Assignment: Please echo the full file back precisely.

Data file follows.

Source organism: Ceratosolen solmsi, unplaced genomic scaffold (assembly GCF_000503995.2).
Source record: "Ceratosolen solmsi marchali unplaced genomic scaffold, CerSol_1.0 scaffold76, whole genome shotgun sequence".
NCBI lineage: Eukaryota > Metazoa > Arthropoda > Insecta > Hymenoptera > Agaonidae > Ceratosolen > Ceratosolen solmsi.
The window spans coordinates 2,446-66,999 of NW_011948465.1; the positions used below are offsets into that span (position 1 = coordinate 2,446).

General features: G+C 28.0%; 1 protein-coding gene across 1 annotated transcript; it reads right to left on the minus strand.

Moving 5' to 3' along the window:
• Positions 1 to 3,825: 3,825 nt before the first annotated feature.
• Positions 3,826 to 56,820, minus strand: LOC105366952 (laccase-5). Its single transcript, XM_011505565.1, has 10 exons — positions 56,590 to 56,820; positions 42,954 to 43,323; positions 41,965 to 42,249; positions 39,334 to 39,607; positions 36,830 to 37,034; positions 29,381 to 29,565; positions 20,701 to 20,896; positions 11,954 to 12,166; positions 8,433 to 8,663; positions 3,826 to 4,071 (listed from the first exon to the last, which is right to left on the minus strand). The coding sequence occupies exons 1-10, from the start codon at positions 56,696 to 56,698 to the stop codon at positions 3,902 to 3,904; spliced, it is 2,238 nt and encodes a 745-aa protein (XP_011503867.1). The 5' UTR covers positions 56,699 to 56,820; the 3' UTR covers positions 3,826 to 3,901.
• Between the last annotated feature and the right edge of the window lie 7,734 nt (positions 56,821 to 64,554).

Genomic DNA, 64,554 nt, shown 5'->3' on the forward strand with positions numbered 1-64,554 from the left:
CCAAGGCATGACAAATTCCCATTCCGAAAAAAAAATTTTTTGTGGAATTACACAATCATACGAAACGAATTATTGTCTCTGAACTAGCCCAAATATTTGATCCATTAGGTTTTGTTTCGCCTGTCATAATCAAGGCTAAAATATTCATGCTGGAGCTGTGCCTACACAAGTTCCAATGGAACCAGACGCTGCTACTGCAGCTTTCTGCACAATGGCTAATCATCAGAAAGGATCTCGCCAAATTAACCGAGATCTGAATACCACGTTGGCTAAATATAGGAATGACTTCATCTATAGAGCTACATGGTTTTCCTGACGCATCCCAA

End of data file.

Source organism: Ceratosolen solmsi, unplaced genomic scaffold (assembly GCF_000503995.2).
Source record: "Ceratosolen solmsi marchali unplaced genomic scaffold, CerSol_1.0 scaffold76, whole genome shotgun sequence".
NCBI lineage: Eukaryota > Metazoa > Arthropoda > Insecta > Hymenoptera > Agaonidae > Ceratosolen > Ceratosolen solmsi.
The window spans coordinates 2,446-66,999 of NW_011948465.1; the positions used below are offsets into that span (position 1 = coordinate 2,446).

General features: G+C 28.0%; 1 protein-coding gene across 1 annotated transcript; it reads right to left on the minus strand.

Moving 5' to 3' along the window:
• Positions 1 to 3,825: 3,825 nt before the first annotated feature.
• Positions 3,826 to 56,820, minus strand: LOC105366952 (laccase-5). Its single transcript, XM_011505565.1, has 10 exons — positions 56,590 to 56,820; positions 42,954 to 43,323; positions 41,965 to 42,249; positions 39,334 to 39,607; positions 36,830 to 37,034; positions 29,381 to 29,565; positions 20,701 to 20,896; positions 11,954 to 12,166; positions 8,433 to 8,663; positions 3,826 to 4,071 (listed from the first exon to the last, which is right to left on the minus strand). The coding sequence occupies exons 1-10, from the start codon at positions 56,696 to 56,698 to the stop codon at positions 3,902 to 3,904; spliced, it is 2,238 nt and encodes a 745-aa protein (XP_011503867.1). The 5' UTR covers positions 56,699 to 56,820; the 3' UTR covers positions 3,826 to 3,901.
• Between the last annotated feature and the right edge of the window lie 7,734 nt (positions 56,821 to 64,554).

Genomic DNA, 64,554 nt, shown 5'->3' on the forward strand with positions numbered 1-64,554 from the left:
CCAAGGCATGACAAATTCCCATTCCGAAAAAAAAATTTTTTGTGGAATTACACAATCATACGAAACGAATTATTGTCTCTGAACTAGCCCAAATATTTGATCCATTAGGTTTTGTTTCGCCTGTCATAATCAAGGCTAAAATATTCATGCTGGAGCTGTGCCTACACAAGTTCCAATGGAACCAGACGCTGCTACTGCAGCTTTCTGCACAATGGCTAATCATCAGAAAGGATCTCGCCAAATTAACCGAGATCTGAATACCACGTTGGCTAAATATAGGAATGACTTCATCTATAGAGCTACATGGTTTTCCTGACGCATCCCAA